Landowners will be able to claim damages if the plant known as Japanese knotweed has encroached on their property following a Court of Appeal ruling in the judgment published on 3 July. The plant, which was a popular feature in Victorian gardens, can undermine the structural integrity of buildings and is very expensive to treat. It has particularly spread around Britain, with roots being carried on trains and along canals, and its presence on a piece of land can severely effect its value and saleability
In the recent judgment, although the case has been ongoing since 2015, Stephen Williams and Robin Waistell, who own two adjoining bungalows in South Wales, made a claim against Network Rail, which owns the land immediately behind their properties. Japanese knotweed has been present on Network Rail's land next to Mr Waistell's house for at least 50 years and the pair first complained about encroachment on to their land in 2013. They later brought a successful claim against Network Rail at Cardiff County Court and were awarded damages in February last year. Network Rail challenged that decision at a Court of Appeal hearing last month, but the court ruled that the homeowners were entitled to damages because the plant's rhizomes had extended beneath both of their properties.
Announcing the decision on Tuesday, Master of the Rolls Sir Terence Etherton said: "Japanese knotweed, and its roots and rhizomes, does not merely carry the risk of future physical damage to buildings, structures and installations on the land….its presence imposes an immediate burden on landowners who face an increased difficulty in their ability to develop, and in the cost of developing, their land, should they wish to do so, because of the difficulties and expense of eradicating Japanese knotweed from affected land…..in this way, Japanese knotweed can fairly be described as a natural hazard which affects landowners' ability fully to use and enjoy their property and, in doing so, interferes with the land's amenity value."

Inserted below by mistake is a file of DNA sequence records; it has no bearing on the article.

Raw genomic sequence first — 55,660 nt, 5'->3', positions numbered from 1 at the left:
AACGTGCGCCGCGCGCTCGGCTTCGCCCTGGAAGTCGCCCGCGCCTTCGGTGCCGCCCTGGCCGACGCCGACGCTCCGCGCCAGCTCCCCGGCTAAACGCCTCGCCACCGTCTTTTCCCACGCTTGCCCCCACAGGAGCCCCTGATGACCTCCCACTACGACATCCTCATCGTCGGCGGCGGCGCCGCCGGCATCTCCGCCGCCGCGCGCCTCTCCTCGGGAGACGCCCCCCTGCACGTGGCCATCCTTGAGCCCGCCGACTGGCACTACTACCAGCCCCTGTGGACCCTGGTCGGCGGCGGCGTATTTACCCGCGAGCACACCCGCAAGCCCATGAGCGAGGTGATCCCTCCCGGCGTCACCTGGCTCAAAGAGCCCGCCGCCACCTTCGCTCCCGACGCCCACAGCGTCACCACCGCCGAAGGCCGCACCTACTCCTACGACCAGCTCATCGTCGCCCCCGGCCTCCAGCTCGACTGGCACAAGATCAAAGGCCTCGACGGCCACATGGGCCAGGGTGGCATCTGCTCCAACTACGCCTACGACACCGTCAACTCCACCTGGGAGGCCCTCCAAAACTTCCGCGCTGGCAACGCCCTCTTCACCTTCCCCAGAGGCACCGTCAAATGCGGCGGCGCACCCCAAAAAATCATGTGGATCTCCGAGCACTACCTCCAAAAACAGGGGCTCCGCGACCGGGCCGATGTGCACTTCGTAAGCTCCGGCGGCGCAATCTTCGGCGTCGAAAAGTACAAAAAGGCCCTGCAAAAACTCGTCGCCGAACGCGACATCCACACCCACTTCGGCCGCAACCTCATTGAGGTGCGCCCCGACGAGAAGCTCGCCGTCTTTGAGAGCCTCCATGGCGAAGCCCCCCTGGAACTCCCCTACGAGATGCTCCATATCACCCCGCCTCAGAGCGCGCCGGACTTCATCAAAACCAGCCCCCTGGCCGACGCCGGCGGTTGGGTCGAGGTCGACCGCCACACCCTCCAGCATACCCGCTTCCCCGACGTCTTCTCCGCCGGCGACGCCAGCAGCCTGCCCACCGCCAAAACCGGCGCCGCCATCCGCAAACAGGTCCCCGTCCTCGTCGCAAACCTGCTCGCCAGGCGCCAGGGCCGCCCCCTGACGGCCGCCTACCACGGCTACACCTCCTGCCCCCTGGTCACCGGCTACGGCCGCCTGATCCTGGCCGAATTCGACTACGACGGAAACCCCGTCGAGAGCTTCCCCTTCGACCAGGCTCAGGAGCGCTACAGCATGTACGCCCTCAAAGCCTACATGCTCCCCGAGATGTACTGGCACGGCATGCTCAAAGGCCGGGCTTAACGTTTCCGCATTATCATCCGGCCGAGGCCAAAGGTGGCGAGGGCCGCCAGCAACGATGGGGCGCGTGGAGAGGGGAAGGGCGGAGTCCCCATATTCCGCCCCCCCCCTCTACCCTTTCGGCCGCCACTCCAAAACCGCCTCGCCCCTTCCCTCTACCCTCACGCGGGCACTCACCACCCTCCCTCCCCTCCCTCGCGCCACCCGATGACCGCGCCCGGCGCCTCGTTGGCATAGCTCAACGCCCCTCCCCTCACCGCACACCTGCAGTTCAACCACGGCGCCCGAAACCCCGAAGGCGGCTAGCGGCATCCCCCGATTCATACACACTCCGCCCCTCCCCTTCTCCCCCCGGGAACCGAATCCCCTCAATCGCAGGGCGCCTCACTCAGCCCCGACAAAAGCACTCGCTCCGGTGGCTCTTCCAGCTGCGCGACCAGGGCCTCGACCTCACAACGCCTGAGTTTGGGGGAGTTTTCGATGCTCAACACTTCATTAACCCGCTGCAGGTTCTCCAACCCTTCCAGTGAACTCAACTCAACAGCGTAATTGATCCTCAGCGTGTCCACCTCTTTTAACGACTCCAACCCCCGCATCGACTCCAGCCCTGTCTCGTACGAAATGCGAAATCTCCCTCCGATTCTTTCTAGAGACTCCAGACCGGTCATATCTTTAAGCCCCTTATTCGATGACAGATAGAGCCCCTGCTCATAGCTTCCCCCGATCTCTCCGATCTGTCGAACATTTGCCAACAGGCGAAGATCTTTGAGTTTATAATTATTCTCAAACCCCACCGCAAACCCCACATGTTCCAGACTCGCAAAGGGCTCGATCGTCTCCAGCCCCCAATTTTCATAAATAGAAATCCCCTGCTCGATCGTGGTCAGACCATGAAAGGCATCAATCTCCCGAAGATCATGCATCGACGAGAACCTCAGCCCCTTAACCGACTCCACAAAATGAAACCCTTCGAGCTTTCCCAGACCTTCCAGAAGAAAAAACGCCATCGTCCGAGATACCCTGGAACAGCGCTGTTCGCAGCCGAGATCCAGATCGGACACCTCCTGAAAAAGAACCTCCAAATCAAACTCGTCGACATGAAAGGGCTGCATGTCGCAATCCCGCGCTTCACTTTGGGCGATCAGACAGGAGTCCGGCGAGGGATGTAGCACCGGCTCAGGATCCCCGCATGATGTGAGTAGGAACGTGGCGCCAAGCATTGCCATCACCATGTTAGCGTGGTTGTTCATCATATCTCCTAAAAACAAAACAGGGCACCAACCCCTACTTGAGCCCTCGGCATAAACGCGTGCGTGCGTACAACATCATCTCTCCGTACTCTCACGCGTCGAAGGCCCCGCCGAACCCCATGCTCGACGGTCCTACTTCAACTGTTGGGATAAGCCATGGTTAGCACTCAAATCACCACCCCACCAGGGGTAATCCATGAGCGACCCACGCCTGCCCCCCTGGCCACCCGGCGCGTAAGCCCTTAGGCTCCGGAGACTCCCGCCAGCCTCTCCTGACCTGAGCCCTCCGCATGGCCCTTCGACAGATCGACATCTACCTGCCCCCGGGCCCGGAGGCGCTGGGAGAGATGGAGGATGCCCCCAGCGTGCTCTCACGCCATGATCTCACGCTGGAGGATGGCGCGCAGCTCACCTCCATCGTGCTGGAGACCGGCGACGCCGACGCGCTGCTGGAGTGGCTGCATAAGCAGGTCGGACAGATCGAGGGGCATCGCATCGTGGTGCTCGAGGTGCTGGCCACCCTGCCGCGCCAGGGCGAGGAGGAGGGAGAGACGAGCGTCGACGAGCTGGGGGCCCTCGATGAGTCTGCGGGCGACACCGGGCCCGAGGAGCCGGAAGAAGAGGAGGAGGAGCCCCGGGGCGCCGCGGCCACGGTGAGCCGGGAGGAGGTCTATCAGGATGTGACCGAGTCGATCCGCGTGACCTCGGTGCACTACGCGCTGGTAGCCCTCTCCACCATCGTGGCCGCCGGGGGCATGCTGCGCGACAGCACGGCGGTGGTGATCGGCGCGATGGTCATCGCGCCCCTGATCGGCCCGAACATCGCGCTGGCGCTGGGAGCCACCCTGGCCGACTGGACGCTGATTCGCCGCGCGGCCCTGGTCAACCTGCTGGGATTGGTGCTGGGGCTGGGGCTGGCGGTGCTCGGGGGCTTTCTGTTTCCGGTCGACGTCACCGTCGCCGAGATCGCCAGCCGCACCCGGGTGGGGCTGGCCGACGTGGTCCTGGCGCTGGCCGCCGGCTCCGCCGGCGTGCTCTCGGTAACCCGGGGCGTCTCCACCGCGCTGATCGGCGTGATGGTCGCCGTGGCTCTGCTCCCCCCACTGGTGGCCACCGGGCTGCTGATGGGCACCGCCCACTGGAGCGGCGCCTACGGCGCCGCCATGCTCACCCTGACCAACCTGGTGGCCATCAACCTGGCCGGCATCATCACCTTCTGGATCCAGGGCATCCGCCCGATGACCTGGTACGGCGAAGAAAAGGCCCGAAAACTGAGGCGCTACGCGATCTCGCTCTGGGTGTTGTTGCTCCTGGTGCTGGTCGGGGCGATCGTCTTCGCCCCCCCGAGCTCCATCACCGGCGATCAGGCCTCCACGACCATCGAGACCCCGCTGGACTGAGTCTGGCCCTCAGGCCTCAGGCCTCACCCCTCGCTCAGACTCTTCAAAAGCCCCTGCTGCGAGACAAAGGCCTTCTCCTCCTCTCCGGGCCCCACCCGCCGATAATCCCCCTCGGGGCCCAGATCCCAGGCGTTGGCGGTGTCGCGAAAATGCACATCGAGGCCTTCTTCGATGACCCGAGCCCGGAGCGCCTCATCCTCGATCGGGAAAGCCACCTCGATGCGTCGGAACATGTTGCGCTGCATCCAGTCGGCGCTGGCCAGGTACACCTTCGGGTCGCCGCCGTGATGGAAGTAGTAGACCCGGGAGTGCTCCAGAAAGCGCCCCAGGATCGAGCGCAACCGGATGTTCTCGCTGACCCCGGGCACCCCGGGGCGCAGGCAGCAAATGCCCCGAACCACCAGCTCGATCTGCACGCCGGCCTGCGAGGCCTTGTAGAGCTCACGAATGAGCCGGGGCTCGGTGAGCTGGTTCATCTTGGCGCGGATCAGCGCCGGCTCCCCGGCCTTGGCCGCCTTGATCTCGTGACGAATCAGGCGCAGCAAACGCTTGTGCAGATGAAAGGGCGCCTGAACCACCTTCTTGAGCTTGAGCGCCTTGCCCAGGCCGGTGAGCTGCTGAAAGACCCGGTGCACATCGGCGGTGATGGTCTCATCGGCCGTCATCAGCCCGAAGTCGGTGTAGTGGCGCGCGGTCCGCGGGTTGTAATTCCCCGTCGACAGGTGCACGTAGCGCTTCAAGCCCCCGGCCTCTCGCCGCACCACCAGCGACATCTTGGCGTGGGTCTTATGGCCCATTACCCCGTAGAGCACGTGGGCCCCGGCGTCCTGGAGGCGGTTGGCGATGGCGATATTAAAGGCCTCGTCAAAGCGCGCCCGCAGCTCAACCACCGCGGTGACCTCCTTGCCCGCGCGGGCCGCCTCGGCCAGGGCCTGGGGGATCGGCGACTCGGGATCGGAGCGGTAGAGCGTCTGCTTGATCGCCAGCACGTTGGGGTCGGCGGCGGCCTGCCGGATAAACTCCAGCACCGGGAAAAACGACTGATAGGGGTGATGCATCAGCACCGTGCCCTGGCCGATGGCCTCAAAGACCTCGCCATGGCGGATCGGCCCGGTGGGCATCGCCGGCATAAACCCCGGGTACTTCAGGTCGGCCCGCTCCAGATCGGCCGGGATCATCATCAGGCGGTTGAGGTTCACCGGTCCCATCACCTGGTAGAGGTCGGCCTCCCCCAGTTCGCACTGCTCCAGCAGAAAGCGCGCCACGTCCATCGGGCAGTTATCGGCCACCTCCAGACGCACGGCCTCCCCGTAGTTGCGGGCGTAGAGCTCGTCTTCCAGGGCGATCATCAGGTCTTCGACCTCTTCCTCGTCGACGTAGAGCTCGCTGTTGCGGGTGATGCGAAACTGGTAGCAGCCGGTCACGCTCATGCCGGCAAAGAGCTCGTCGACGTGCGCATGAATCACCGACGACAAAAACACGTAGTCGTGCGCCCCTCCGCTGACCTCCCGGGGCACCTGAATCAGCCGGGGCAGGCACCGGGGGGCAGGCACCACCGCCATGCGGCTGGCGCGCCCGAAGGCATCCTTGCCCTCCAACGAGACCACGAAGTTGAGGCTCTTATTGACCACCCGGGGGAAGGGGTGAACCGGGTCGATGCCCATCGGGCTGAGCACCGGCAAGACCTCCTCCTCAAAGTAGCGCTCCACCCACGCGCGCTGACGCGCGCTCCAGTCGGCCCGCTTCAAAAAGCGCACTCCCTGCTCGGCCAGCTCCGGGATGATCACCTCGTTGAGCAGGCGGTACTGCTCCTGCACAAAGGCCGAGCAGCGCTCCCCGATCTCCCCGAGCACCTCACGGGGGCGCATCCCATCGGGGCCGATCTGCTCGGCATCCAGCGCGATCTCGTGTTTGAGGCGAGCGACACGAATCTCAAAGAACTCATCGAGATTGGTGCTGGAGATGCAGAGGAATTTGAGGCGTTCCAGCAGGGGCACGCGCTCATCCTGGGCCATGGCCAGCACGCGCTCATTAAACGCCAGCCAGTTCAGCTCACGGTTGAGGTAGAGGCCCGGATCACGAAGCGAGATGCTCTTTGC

As three leading judges ruled in favour of the homeowners whose properties had been affected by the aggressive weed, Anna Douglass, Senior Associate of Collas Crill Real Estate team said that "this decision could have wider consequences for landowners across the UK where we could see homeowners successfully sue neighbours if the intrusive plant invades their property". She went on to say that "it would have to be successfully proven that the knotweed originated on an adjoining property which would render the owner of that property iable for the cost of its removal and any loss of value which could amount to thousands"
The Law Society's TA6 property information form used by conveyancers in residential property transactions, requires sellers to state whether the property is affected by Japanese knotweed and this must be truthfully answered by the Seller or otherwise the buyer could come back to the Seller either rescind the contract or get damages as the property may be worth a lot less than they originally thought.